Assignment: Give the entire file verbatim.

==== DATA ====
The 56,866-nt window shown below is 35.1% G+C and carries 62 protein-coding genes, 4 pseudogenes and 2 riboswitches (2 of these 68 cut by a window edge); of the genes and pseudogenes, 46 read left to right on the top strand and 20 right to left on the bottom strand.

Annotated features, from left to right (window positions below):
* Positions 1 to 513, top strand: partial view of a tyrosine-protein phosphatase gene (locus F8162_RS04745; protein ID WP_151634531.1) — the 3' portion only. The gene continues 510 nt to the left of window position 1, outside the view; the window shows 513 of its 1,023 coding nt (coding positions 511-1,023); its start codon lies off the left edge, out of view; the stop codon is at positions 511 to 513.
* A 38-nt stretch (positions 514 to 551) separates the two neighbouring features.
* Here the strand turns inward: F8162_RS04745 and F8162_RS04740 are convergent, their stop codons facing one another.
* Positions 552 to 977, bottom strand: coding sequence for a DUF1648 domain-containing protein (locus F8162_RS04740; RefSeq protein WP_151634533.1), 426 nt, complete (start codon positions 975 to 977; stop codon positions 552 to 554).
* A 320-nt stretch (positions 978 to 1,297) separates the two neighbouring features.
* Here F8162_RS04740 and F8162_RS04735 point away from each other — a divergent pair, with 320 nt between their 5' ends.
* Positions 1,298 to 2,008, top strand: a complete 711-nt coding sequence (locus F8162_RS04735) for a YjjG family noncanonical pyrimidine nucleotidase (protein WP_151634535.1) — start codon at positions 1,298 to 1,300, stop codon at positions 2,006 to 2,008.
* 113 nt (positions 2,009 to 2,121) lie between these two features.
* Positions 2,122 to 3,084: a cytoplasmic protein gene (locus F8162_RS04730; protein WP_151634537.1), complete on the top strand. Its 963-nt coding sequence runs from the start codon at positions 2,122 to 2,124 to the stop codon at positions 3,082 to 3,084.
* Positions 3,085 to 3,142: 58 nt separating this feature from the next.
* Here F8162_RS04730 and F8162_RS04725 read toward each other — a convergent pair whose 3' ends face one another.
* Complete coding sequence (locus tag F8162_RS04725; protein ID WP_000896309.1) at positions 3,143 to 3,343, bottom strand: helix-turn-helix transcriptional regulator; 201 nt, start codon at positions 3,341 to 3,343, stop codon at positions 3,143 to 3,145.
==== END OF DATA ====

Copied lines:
The 56,866-nt window shown below is 35.1% G+C and carries 62 protein-coding genes, 4 pseudogenes and 2 riboswitches (2 of these 68 cut by a window edge); of the genes and pseudogenes, 46 read left to right on the top strand and 20 right to left on the bottom strand.

Annotated features, from left to right (window positions below):
* Positions 1 to 513, top strand: partial view of a tyrosine-protein phosphatase gene (locus F8162_RS04745; protein ID WP_151634531.1) — the 3' portion only. The gene continues 510 nt to the left of window position 1, outside the view; the window shows 513 of its 1,023 coding nt (coding positions 511-1,023); its start codon lies off the left edge, out of view; the stop codon is at positions 511 to 513.
* A 38-nt stretch (positions 514 to 551) separates the two neighbouring features.
* Here the strand turns inward: F8162_RS04745 and F8162_RS04740 are convergent, their stop codons facing one another.
* Positions 552 to 977, bottom strand: coding sequence for a DUF1648 domain-containing protein (locus F8162_RS04740; RefSeq protein WP_151634533.1), 426 nt, complete (start codon positions 975 to 977; stop codon positions 552 to 554).
* A 320-nt stretch (positions 978 to 1,297) separates the two neighbouring features.
* Here F8162_RS04740 and F8162_RS04735 point away from each other — a divergent pair, with 320 nt between their 5' ends.
* Positions 1,298 to 2,008, top strand: a complete 711-nt coding sequence (locus F8162_RS04735) for a YjjG family noncanonical pyrimidine nucleotidase (protein WP_151634535.1) — start codon at positions 1,298 to 1,300, stop codon at positions 2,006 to 2,008.
* 113 nt (positions 2,009 to 2,121) lie between these two features.
* Positions 2,122 to 3,084: a cytoplasmic protein gene (locus F8162_RS04730; protein WP_151634537.1), complete on the top strand. Its 963-nt coding sequence runs from the start codon at positions 2,122 to 2,124 to the stop codon at positions 3,082 to 3,084.
* Positions 3,085 to 3,142: 58 nt separating this feature from the next.
* Here F8162_RS04730 and F8162_RS04725 read toward each other — a convergent pair whose 3' ends face one another.
* Complete coding sequence (locus tag F8162_RS04725; protein ID WP_000896309.1) at positions 3,143 to 3,343, bottom strand: helix-turn-helix transcriptional regulator; 201 nt, start codon at positions 3,341 to 3,343, stop codon at positions 3,143 to 3,145.